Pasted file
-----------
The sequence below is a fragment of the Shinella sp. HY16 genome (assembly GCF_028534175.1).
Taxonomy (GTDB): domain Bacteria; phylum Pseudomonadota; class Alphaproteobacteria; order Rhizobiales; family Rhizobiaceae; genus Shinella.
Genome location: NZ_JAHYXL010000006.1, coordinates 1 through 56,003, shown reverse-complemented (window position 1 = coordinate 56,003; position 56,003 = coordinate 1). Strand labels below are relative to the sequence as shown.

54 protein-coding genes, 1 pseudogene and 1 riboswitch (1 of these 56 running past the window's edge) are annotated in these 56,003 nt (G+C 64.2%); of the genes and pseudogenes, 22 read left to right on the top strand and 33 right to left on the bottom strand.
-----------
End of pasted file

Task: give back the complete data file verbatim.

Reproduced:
The sequence below is a fragment of the Shinella sp. HY16 genome (assembly GCF_028534175.1).
Taxonomy (GTDB): domain Bacteria; phylum Pseudomonadota; class Alphaproteobacteria; order Rhizobiales; family Rhizobiaceae; genus Shinella.
Genome location: NZ_JAHYXL010000006.1, coordinates 1 through 56,003, shown reverse-complemented (window position 1 = coordinate 56,003; position 56,003 = coordinate 1). Strand labels below are relative to the sequence as shown.

54 protein-coding genes, 1 pseudogene and 1 riboswitch (1 of these 56 running past the window's edge) are annotated in these 56,003 nt (G+C 64.2%); of the genes and pseudogenes, 22 read left to right on the top strand and 33 right to left on the bottom strand.